Grandparents Unite, And Crochet An Octopus For A Preemie
By Cheryl Cash
When my daughter announced her first pregnancy, I prayed the universal prayer of all grandparents: “Let it be healthy and strong!” Imagine a preemie isolated in their incubator, surrounded by the noise of machines and a web of tubing. Enter the Octopus For A Preemie movement!
Octopus for a preemie is a group that crochets octopuses and gifts them to neonatal units. The tentacles of the octopus mimic the umbilical cord in the womb that the fetus grabs onto for support. Danish research has noted that this simple gesture improves breathing and heartbeat rates, promotes higher levels of oxygen in their blood, makes them less likely to pull on the tubes and cords around them, and makes them feel safe.
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Poole Hospital in the United Kingdom posted a press release after trying the octopus in their NICU. They have since received hundreds from caring crafters around the world. As a matter of fact, seventeen countries to date have organized and implemented similar programs in their country. You can see a full list here.
According to the CDC, preterm pregnancies affects about 1 in 10 births in the US. The octopuses are made to strict guidelines due to the frailty of their patients. But that hasn’t stopped the wave of volunteers from showing up. The US Facebook group more than doubled in under a week. A highly dedicated group are ignoring the cramps in their fingers and pain in their hands as they struggle to complete hundreds of octopuses according to standard. Once complete, the octopus is sent to an ambassador that has spent weeks nurturing a relationship with a hospital in their area. Once approved the acceptable octopuses are on their way to the arms of a preemie while the misfits find a new life comforting other, older children. It is certainly a win-win situation for everybody.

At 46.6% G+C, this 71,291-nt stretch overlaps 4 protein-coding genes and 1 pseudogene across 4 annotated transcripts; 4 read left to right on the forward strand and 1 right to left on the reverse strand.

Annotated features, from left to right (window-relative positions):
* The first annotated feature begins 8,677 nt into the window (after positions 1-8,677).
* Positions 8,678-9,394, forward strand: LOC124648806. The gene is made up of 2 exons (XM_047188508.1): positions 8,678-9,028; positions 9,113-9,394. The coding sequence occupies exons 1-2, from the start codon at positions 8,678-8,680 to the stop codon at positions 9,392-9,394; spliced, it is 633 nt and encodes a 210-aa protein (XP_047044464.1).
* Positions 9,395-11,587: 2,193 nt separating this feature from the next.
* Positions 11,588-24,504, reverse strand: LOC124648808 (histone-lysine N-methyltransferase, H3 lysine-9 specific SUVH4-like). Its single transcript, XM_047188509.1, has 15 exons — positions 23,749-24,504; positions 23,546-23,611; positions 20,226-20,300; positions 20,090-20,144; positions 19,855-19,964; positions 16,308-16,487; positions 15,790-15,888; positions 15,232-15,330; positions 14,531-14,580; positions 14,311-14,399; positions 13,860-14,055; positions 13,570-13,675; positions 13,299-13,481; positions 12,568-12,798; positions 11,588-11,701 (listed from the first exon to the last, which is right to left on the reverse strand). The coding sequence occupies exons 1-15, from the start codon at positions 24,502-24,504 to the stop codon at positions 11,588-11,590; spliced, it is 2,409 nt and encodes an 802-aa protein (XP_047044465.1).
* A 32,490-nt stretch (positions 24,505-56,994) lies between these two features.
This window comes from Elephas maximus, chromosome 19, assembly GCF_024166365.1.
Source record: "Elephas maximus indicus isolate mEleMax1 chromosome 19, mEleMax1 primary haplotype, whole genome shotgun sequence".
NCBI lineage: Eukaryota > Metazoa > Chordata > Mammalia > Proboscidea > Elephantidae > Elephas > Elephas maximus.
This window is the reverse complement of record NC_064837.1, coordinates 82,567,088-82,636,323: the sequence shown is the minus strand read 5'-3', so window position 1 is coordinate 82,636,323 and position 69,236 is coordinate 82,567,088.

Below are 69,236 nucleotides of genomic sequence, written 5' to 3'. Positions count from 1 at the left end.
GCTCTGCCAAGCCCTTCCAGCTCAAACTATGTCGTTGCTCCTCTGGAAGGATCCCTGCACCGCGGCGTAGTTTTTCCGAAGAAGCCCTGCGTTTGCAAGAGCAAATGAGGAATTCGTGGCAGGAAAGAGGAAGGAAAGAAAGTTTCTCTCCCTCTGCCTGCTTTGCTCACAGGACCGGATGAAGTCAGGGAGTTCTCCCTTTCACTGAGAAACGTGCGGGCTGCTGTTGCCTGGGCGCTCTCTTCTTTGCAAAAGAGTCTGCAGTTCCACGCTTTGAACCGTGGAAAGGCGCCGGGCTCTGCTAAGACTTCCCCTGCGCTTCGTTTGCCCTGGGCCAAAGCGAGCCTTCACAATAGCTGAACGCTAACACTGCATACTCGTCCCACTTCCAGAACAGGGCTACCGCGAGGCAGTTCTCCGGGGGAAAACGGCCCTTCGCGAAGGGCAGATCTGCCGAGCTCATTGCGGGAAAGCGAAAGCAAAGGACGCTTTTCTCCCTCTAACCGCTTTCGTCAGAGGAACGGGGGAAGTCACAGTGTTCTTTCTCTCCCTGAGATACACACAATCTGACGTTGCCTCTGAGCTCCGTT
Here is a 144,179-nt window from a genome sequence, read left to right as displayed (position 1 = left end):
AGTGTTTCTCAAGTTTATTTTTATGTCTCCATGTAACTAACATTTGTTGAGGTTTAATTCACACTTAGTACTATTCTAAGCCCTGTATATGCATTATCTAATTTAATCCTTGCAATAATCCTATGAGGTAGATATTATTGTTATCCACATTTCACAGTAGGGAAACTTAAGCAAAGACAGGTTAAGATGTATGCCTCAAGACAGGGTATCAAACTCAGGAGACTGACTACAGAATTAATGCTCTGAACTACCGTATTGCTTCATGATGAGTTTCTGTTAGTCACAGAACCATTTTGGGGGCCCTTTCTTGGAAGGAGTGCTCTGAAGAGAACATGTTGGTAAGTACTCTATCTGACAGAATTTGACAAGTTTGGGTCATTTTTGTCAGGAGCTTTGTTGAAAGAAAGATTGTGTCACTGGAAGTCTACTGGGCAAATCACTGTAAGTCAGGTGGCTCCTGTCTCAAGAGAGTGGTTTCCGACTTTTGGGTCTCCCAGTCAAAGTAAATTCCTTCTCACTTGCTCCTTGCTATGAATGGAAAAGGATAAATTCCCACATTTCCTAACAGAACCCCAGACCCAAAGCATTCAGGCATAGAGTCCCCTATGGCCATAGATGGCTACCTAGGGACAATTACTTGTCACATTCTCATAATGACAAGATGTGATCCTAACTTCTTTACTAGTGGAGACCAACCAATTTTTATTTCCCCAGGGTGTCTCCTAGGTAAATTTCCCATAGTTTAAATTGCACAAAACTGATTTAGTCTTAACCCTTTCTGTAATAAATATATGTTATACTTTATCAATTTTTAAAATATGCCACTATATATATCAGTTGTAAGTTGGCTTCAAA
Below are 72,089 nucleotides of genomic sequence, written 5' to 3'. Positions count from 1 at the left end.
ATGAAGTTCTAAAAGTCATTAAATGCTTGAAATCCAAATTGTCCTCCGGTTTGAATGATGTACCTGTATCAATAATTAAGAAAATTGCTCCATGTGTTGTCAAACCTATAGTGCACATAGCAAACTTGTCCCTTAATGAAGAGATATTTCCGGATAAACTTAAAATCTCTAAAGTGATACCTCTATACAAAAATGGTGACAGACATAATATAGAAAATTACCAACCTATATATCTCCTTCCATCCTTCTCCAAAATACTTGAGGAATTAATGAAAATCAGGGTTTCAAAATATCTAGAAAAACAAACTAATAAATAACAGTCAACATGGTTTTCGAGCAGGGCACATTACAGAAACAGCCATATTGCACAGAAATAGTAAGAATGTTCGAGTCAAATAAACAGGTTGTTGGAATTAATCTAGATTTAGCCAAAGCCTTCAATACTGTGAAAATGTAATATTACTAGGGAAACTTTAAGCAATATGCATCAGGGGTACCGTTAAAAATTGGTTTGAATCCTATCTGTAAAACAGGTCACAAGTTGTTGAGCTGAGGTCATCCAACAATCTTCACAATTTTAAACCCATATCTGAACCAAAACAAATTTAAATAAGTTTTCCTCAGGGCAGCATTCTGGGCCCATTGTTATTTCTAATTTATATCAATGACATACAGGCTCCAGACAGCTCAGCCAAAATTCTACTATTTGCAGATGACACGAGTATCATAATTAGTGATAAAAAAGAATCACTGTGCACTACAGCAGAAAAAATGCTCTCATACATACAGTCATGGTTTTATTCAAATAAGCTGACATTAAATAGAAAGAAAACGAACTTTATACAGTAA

Becky Bitton Creason said it best on her Facebook post:
”As a mother of 26-week preemie twins, this project is near and dear to my heart. I’m happy to say that my boys celebrated their 5th birthday last month, which is nothing short of a miracle when you consider our rollercoaster ride during the 5 months we were in NICU.
The babies will hug their little octopuses, but for some parents, these octos will mean so much more. I have made cherished keepsakes of the sweet hats and tiny blankets my friends and volunteers crocheted for my babies. For parents who are unable to take their babies home, these little octopuses may be one of the few items they will have to remember their angel babies by.”
If you want to get involved, please check out the list of countries here, or if you are in the US and on Facebook, you can request admittance into the group: Octopus For A Preemie-US. Or if you just want a good cry, watch the video here.
Editor’s note: To help ensure the delivery of a healthy weight baby, pregnant women need to eat properly. Here is an important article, “Which Foods To Eat And Avoid During Pregnancy” from thebabbleout.com.
ABOUT THE AUTHOR – Cheryl Cash
I’m a left-handed, write-brained writer spending my time trying to figure life out. I think too much, exercise too little and vow to change that soon.